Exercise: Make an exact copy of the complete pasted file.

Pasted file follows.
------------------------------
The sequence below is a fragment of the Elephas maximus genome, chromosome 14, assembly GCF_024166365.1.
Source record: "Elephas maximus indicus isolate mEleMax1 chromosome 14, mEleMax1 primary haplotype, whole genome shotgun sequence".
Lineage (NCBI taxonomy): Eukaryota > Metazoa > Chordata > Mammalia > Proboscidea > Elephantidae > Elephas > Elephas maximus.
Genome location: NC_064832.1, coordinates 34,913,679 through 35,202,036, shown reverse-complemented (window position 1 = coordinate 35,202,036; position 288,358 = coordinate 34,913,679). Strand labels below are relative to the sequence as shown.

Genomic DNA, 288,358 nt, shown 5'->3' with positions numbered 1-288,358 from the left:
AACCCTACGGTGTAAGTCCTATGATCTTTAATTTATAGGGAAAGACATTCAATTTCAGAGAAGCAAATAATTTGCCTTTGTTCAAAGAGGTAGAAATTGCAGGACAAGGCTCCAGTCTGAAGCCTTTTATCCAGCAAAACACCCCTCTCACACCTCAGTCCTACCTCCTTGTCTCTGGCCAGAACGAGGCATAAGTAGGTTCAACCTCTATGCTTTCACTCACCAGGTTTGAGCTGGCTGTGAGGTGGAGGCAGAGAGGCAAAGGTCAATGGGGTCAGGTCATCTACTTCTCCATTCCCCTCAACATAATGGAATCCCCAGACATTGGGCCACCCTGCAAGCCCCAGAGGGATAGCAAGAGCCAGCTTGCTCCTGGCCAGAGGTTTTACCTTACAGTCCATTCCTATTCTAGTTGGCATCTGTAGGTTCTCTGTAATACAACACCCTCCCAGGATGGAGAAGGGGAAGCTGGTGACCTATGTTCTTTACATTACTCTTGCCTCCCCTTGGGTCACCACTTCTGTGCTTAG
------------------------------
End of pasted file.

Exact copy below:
The sequence below is a fragment of the Elephas maximus genome, chromosome 14, assembly GCF_024166365.1.
Source record: "Elephas maximus indicus isolate mEleMax1 chromosome 14, mEleMax1 primary haplotype, whole genome shotgun sequence".
Lineage (NCBI taxonomy): Eukaryota > Metazoa > Chordata > Mammalia > Proboscidea > Elephantidae > Elephas > Elephas maximus.
Genome location: NC_064832.1, coordinates 34,913,679 through 35,202,036, shown reverse-complemented (window position 1 = coordinate 35,202,036; position 288,358 = coordinate 34,913,679). Strand labels below are relative to the sequence as shown.

Genomic DNA, 288,358 nt, shown 5'->3' with positions numbered 1-288,358 from the left:
AACCCTACGGTGTAAGTCCTATGATCTTTAATTTATAGGGAAAGACATTCAATTTCAGAGAAGCAAATAATTTGCCTTTGTTCAAAGAGGTAGAAATTGCAGGACAAGGCTCCAGTCTGAAGCCTTTTATCCAGCAAAACACCCCTCTCACACCTCAGTCCTACCTCCTTGTCTCTGGCCAGAACGAGGCATAAGTAGGTTCAACCTCTATGCTTTCACTCACCAGGTTTGAGCTGGCTGTGAGGTGGAGGCAGAGAGGCAAAGGTCAATGGGGTCAGGTCATCTACTTCTCCATTCCCCTCAACATAATGGAATCCCCAGACATTGGGCCACCCTGCAAGCCCCAGAGGGATAGCAAGAGCCAGCTTGCTCCTGGCCAGAGGTTTTACCTTACAGTCCATTCCTATTCTAGTTGGCATCTGTAGGTTCTCTGTAATACAACACCCTCCCAGGATGGAGAAGGGGAAGCTGGTGACCTATGTTCTTTACATTACTCTTGCCTCCCCTTGGGTCACCACTTCTGTGCTTAG